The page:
Vauxhall VXR: end of term
The charismatic Vauxhall VXR8 has gone, and it's one hard act to follow
When the VXR8 first arrived at evo I poo-poohed the idea that it was an M5 for half the money. If you wanted an M5, I reckoned, you’d just buy an M5. And if you only had half the money, you’d scour Auto Trader until you found a second-hand one, because it’s not unreasonable to presume that polished and efficient perfection is what you’re after.
Yet what if you don’t want girly-swot faultlessness? A lot of us would prefer something ruder and lewder instead, and if it’s rude and lewd you want, the VXR8 is your sort of car. In fact, it neatly defines why sometimes actual ability can be second to rough-diamond character and the way a car can simply make you smile.
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Certainly, some elements of the big Vauxhall just seem a bit sloppy, as if the designers hadn’t really thought them through. A couple – the seat-belt warning that starts bonging every bloody time you turn on the ignition, or temperature controls that, even after six months, you can still confuse with the stereo volume – were minor quibbles. The relative crudeness of the chassis was a slightly bigger one, especially since our car didn’t react well to a relentless pounding from shabby London speed bumps and developed a series of worrying clonks from somewhere under its hull.
Not that these seemed to affect the way the suspension worked, which was always, as driving guru Mark Hales put it after a brief drive on track, ‘a bit vintage’. Chief problem seemed to be the loose feeling from the rear axle, causing it to tramp like an old Capri under hard acceleration and – more alarmingly – judder and shiver under heavy braking, as if the tyres were gripping too hard and almost pulling all the rear ironmongery clean off.
So you’d think that the longer you lived with the car, the more this would frustrate and irritate. Actually it just became part of its character, a funny little habit that you could largely learn to work around, knowing that as long as you kept the jittery back end under control the VXR8 could be chucked around with abandon. Sometimes little flaws can be fun, especially when they’re shouted into submission by a 6-litre V8. Obviously that came with its own vice, a mighty hunger for petrol, but even that was forgiven because of the noise and the power you got in return. And the freer-breathing Walkinshaw Performance exhaust we put on our car gave more of both, without knackering the Vauxhall’s ability to cruise quietly and comfortably.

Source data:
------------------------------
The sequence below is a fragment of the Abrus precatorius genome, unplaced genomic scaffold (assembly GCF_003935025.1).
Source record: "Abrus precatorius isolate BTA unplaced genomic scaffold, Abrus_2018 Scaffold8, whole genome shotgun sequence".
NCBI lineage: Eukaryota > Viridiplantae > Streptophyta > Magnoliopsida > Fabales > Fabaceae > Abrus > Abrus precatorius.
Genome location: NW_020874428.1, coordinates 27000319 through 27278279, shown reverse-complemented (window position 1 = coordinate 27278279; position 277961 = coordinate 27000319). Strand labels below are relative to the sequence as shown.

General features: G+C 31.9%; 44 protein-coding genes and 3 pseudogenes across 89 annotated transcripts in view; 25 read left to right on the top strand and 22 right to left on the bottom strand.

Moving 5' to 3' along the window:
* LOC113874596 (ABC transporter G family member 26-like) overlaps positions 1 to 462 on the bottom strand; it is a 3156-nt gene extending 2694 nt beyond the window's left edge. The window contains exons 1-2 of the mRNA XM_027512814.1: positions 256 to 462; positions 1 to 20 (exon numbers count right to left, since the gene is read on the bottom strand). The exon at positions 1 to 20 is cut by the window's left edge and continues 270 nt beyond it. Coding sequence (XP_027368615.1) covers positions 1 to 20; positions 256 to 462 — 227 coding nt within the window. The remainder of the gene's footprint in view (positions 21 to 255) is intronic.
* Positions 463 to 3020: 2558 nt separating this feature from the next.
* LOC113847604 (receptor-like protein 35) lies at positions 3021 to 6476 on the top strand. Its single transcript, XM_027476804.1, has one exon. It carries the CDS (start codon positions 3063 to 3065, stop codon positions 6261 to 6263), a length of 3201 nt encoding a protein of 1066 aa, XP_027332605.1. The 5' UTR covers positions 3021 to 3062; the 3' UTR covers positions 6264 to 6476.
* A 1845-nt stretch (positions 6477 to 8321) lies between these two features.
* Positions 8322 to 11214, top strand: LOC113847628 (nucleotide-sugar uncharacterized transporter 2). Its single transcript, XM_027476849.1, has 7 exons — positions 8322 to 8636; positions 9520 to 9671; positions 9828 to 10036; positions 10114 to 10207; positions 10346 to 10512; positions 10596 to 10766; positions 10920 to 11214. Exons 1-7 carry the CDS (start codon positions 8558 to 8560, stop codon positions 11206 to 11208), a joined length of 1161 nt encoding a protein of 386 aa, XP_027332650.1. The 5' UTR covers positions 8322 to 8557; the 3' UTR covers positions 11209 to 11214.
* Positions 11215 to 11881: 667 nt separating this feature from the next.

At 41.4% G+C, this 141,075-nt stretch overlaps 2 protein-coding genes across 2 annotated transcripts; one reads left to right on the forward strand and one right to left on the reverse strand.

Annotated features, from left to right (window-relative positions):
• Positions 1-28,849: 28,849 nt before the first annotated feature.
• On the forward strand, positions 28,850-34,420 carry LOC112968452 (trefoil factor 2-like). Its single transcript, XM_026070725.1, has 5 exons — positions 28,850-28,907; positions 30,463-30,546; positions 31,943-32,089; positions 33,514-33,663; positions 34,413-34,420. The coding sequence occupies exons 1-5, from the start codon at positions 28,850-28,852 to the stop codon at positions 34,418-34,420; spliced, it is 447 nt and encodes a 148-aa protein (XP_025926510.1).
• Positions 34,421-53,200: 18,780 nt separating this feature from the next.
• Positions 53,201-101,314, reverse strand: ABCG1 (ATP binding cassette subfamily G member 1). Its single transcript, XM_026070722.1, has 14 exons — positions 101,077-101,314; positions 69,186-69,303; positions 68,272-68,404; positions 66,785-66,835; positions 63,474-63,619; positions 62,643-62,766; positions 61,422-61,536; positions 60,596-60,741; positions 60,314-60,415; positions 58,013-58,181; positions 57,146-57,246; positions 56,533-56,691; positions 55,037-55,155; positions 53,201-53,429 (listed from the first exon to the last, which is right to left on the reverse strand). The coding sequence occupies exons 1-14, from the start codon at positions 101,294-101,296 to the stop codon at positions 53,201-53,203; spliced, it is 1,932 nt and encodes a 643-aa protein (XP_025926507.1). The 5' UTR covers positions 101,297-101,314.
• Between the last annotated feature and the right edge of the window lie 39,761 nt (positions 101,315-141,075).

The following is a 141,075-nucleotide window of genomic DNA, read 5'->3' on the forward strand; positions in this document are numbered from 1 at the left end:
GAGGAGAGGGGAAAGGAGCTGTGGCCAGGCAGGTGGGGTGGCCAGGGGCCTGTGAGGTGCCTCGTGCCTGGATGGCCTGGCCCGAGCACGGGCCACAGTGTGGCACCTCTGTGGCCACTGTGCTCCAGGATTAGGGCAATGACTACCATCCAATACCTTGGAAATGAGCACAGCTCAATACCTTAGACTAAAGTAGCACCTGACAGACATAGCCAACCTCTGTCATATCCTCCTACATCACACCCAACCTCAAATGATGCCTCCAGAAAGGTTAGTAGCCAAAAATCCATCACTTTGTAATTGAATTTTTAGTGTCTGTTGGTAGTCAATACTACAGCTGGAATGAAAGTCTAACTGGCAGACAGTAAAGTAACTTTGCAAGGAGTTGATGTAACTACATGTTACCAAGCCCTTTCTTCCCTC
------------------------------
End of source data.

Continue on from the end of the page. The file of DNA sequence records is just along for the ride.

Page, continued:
Which actually it could do rather well, because despite having a chassis that even Australians might call unsophisticated, the VXR8 was also a surprisingly practical and useable car with terrific seats, a superb driving position and the ability to cruise gently through city traffic. But it was on decent country roads where it really came alive, V8 thunder goading you into working the hefty gearshift and hauling on the man-size steering wheel, rampaging through corners and then hollering up the next straight.
The VXR8 wasn’t perfect, and after half a year I’m still certain it’s for people who want a modern muscle-car and not a BMW M5, but it was charming and entertaining and I don’t think there was a single journey during which the big V8 that’s at the heart of its appeal didn’t make me smile. Chassis clonking aside, the thinly disguised Holden felt strong too. It didn’t even use any oil.
If there’s still anyone left in Britain with 36 grand to spend on a vastly charismatic fast four-door saloon who really doesn’t want a second-hand Bee-Em, I reckon if they could learn to stop worrying about petrol prices they could learn to fall in love with a VXR8.
Although I should point out that other sports saloons are available for that money, and one of them is my replacement for the Vauxhall, the Evo X FQ-360 that Ollie Marriage introduced in the last issue. This is interesting, because three of my favourite things about the VXR8 were its wonderful exhaust note, its subtly swelling power delivery and its extremely comfortable interior. Oh, and its sheer charm. And the Mitsubishi appears to have none of those. It’s got one hell of an endearing act to follow.
|Date acquired||May 2008|
|Duration of test||6 months|
|Extra costs||£1114 (exhaust|
|Trade in value||£22,100|